Twitter’s Canadian office and employees have not been immune to the mass layoffs taking place at the company this week.

The cuts hit the top levels of the Canadian team, with managing director Paul Burns tweeting Friday morning that he is no longer with Twitter.

Multiple social media posts from employees point to the same fate, including Michele Austin, who served as Twitter’s director of public policy for Canada and the United States.

The total number of Canadian employees affected is unknown at this time. BetaKit has reached out to Twitter Canada’s head of communication for comment but had not heard back by time of publication.

Burns had served as managing director of Twitter Canada for more than four years. Twitter used its Canadian team and office as a launchpad for new products, such as Twitter Blue and the long-form content feature Notes. As of one year ago, Twitter had around 180 employees scattered across the country, with plans at the time to increase that presence.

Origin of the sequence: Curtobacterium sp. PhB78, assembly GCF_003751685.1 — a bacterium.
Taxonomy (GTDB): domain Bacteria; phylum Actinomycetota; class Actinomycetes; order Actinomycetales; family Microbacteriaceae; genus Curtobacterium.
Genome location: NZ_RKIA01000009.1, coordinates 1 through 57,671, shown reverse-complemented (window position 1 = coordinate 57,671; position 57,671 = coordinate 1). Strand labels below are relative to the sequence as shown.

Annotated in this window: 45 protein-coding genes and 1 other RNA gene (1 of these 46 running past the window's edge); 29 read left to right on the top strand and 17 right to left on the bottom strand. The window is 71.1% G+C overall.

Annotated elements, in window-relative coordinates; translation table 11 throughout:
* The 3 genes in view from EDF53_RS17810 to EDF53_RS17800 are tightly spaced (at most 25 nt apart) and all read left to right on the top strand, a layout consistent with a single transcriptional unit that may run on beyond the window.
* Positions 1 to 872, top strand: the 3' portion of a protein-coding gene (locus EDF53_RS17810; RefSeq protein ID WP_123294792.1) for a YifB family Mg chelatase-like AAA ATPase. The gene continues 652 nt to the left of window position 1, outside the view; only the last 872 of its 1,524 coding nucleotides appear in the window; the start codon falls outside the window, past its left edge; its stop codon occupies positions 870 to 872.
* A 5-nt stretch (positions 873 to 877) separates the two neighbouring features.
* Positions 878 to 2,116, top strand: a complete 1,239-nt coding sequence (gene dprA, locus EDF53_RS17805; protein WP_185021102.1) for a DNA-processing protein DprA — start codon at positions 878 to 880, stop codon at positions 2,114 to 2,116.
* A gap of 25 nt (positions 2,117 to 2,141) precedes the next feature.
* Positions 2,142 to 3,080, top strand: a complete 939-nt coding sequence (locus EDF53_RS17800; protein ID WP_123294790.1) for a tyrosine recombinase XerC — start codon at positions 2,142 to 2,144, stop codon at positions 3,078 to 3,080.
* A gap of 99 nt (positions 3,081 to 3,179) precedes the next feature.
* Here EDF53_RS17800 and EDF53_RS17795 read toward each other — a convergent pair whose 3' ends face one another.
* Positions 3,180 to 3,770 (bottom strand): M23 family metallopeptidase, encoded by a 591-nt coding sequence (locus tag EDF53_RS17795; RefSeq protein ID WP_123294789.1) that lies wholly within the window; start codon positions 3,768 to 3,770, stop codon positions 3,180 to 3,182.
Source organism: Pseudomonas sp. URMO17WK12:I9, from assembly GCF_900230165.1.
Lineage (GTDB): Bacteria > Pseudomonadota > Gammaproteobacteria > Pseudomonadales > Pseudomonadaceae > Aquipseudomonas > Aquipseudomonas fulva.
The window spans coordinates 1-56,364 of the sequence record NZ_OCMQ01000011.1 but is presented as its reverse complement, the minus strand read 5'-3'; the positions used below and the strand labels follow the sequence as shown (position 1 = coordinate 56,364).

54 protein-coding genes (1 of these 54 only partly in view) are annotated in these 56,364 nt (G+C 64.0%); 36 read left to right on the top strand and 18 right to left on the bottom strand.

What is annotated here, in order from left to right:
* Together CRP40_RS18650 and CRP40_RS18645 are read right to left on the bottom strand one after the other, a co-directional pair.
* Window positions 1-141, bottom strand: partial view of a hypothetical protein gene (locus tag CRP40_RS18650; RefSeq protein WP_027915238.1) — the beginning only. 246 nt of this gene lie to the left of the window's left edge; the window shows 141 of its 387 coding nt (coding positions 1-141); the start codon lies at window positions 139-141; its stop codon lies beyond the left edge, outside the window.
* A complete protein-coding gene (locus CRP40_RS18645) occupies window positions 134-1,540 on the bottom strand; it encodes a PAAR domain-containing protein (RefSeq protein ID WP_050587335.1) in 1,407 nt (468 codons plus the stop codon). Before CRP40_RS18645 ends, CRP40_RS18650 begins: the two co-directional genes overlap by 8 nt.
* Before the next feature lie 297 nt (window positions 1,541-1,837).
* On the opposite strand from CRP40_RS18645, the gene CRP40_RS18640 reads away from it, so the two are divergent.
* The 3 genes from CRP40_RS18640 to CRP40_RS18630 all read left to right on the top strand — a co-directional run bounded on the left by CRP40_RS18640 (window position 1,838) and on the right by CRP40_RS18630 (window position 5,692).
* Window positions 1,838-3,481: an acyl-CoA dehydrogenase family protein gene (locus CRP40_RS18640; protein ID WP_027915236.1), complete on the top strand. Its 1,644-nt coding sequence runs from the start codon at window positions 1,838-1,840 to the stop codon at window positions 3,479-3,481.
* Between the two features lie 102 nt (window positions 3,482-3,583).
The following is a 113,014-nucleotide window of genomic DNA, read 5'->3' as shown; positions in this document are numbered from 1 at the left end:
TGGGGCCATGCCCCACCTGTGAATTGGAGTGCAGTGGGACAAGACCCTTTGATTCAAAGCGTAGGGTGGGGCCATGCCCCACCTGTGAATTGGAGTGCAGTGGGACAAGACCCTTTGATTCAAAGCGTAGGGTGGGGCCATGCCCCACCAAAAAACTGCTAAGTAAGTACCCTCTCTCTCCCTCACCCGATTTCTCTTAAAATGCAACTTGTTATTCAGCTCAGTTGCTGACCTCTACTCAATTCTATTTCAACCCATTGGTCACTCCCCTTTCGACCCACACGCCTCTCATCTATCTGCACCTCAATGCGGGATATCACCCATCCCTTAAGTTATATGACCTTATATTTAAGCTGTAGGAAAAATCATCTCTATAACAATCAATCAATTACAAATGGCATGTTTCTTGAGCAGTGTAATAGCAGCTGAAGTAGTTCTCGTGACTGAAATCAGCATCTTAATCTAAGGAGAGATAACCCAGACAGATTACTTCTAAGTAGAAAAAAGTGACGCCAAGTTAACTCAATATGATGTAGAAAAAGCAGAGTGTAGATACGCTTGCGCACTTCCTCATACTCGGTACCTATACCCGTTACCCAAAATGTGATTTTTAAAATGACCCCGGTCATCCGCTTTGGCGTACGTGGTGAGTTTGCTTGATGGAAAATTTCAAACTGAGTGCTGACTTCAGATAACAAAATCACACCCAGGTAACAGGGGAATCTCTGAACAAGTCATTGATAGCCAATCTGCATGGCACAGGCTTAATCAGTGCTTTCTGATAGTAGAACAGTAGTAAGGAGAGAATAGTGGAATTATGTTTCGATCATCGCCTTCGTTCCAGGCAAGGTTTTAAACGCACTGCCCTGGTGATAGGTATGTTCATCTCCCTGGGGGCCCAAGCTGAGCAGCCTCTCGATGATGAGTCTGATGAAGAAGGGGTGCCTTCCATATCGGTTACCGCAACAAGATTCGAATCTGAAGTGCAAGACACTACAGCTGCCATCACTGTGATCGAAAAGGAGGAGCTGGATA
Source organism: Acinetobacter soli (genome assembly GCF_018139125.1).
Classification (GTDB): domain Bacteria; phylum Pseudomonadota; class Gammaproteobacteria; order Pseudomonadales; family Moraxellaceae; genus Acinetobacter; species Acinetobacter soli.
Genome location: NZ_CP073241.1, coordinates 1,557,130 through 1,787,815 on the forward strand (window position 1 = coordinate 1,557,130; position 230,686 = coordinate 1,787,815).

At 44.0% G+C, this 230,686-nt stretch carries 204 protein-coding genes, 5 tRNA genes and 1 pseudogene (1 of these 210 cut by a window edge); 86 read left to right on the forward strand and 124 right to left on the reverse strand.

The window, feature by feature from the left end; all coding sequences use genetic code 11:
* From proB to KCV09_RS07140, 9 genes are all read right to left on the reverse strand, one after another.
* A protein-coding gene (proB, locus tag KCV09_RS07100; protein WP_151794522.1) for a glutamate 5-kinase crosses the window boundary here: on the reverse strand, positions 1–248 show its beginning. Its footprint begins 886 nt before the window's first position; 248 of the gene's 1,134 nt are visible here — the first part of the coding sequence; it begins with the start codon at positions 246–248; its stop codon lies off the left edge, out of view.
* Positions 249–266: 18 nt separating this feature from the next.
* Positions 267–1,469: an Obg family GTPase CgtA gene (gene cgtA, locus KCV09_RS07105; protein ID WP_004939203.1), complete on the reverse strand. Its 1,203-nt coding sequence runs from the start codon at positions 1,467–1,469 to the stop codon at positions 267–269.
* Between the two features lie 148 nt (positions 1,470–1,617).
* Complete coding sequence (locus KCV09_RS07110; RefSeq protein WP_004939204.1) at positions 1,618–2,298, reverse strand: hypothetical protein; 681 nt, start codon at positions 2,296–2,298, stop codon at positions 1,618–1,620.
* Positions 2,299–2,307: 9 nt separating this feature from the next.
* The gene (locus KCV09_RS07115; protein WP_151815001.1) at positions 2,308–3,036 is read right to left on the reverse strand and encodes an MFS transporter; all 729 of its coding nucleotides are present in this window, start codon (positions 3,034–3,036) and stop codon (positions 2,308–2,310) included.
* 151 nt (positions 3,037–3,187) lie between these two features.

The mass layoffs at the company reportedly began late Thursday, and it is expected that Elon Musk will cut roughly half of Twitter’s 7,500-person workforce just one week after he bought the company.

Before the layoffs began, Twitter temporarily closed its offices, and workers were promptly locked out of internal systems in anticipation of mass cuts on Friday.

It’s been a wild last 4.5 years. To the people, friends, partners, and tweeps that make this place so special. Thank you for all the adventures. Love you all so much #LoveWhereYouWorked

— Paul Burns (@paulburns) November 4, 2022

Legal action has already been taken against Twitter for the decision. A class action lawsuit alleges that workers were not given enough notice of their firing in accordance with both the federal Worker Adjustment and Retraining Notification Act (WARN) and California WARN Act, which require that companies give employees at least 60 days of advance notice before a mass firing.

Employees laid off in violation of the WARN Act could receive back pay at either their final pay rate or three-year average of compensation, whichever is higher. Twitter would also be liable for any medical expenses that normally covered under an employee benefit plan.

The post Twitter’s mass layoffs hit Canadian office first appeared on BetaKit.

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